Category Archives: Essays

Newly-Minted Mission Statements

In the April edition of The Critic, our skeptical doctor calls into question the wisdom of minting a commemorative Brexit 50 pence coin by the British Royal Mint.

On the other hand, since no one pays close attention to anything other than their smartphones, perhaps the striking of the coin didn’t really matter: but still I don’t much care for the obvious untruth of the slogan.

Pure Victims

In his The Epoch Times column, the good doctor points to the American Medical Association’s appalling latest diktat urging doctors to use the word ‘inequity’ in the place of the appropriate ‘disparity.’

But the secularized version of these ethics omits one important aspect, namely that we are all sinners in need of mercy. In the secularized version of Christian ethics, there’s no notion of sin, at least not in victims: Only perpetrators, such as commercial interests and governments, can sin in the new revised version.

Profane and Profound

In his weekly Takimag column, Theodore Dalrymple covers his family history during World War II, children using foul language in public, police tactics in Barcelona, and watching Russian tanks blown to smithereens. In other words, classic Dalrymple.

With this in mind, for there were children present in the garden, I sought out the source of this expletive, with a view to getting him to control himself, but of course it turned out to be a child. It is more probable that adults these days have to stop their ears from overhearing obscenities from children than the other way round.

Myths, Equality, and the NHS

Dr. Dalrymple revisits one of his favorite topics—flogging the overrated NHS idol—over at The Epoch Times.

Thus, a supposedly egalitarian service grows more and more unequal. The reality is that health inequality has increased under the NHS, not decreased: though of course other factors than health care might also account for this. But the very least that can be said for this socialist-inspired service is that it has not resulted in equalization of life chances.

Strolling through the Turning World

In the April edition of New English Review, our favorite doctor takes a pleasant stroll through his English town’s public gardens and contemplates the lives of those whose names he sees inscribed on park benches.

I myself have been a wanderer rather than rooted and have both admired and envied those who are rooted: though no doubt had I been rooted by family pressure or tradition, I should have kicked against the traces and gone wandering all the same. I wanted both rootedness and freedom from the restrictions and limitations that rootedness entails; in other words I had contradictory and irreconcilable desires.

A New Age of Hardship?

In this week’s Takimag, our pensive doctor covers a variety of topics related to food, ageing, and material hardship.

Never has the contrast between the scale of world events and my own little personal concerns been so great. While millions flee bombardment, and the world economy faces implosion, with all the hardship that such an implosion will inevitably bring in its wake, I do my exercises, twice a day for twenty minutes, to avoid the muscular stiffness and joint pains that a certain minor illness from which I have begun to suffer would otherwise cause.

Dangerous, If Alluring, Nonsense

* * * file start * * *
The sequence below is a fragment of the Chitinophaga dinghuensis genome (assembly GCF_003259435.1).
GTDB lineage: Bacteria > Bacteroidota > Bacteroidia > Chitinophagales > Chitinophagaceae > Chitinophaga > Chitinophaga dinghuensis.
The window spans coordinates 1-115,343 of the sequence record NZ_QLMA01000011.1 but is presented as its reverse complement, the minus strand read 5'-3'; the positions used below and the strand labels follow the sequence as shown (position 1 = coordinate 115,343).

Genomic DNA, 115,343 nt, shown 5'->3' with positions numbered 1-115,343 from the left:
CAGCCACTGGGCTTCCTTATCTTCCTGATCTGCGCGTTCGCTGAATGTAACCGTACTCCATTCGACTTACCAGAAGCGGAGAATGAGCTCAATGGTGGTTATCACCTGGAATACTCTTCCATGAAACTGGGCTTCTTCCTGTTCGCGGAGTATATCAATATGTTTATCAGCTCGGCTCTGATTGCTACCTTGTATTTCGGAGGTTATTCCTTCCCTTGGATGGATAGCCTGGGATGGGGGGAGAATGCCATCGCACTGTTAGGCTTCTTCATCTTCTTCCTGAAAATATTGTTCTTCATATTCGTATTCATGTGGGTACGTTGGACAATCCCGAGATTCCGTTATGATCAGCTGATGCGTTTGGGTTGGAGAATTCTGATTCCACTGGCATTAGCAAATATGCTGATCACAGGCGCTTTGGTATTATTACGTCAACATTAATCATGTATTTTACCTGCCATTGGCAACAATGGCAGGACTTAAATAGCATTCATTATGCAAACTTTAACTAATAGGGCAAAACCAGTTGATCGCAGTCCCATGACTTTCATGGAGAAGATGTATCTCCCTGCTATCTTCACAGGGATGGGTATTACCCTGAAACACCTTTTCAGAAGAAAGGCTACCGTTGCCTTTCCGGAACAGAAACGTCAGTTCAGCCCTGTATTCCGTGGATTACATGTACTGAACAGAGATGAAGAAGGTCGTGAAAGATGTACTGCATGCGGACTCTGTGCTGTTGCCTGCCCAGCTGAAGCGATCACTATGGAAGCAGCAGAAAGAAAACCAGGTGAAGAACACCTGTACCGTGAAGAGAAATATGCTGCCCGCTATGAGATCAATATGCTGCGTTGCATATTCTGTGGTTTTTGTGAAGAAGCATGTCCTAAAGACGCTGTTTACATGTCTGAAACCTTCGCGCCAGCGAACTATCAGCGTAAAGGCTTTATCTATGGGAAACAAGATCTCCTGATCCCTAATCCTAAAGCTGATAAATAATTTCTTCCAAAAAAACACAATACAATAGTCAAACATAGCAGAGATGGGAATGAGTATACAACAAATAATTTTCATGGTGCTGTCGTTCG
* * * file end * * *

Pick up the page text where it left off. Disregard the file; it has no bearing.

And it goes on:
Our brave doctor makes his way to a nearby pub for a meeting of the local chapter of the radical green outfit, Extinction Rebellion.

I left early, knowing that their nonsense is dangerous but strangely enough, feeling some affection for them. They wanted, as perhaps we all do—though most of us understand it is not possible—a world in which no trade-offs are necessary for the things that they desire.

Deep Demonstrations of Private Charity

Our bibliophile doctor makes a journey to the Welsh countryside to scour second-hand bookstores and is astounded at the number of Ukrainian flags on display everywhere. Read about it over at The Epoch Times.

Incidentally, Poland and Hungary have reacted—so far at least, things may yet change—with exemplary humanity toward Ukrainian refugees, thus showing the hollowness of the charge against them that they are xenophobic. Their governments, unlike some others I could name, can tell the difference between refugees from war seeking immediate safety and economic migrants who have paid people smugglers large sums of money to get them not into the first safe country, but into the country of their dreams.

Weighing Our Losses

In the Winter 2022 edition of City Journal, Dr. Dalrymple reflects on the last two years of our Covid-19 pandemic era with his usual captivating insights and delectable observations.

Then came Covid. I was not sure what to think of the pandemic when it struck, and am still not quite sure. Like many, I suspect, I find myself veering, or careening, from one opinion to another. Sometimes, I think that it is not so much the illness but the response to it that is the more damaging. At other times, I think that governments had little choice but to act as they did. On this subject, I lack fixed convictions.

Institutionalized Institutional Racism

Over at The Epoch Times, the skeptical doctor informs us of what can happen in England when someone dares to go against the official, leftist narrative on “institutional racism.”

One would hardly have to be a Marxist who believed that all opinion was but a pale reflection of the opinion-holder’s economic interest to see in this reaction a fear that the absence of institutional racism would lead to a loss of prestige, power, and income for the apparatchiki of the institutions of institutional racism. In other words, they needed the victims of institutional racism far more than the alleged victims needed them.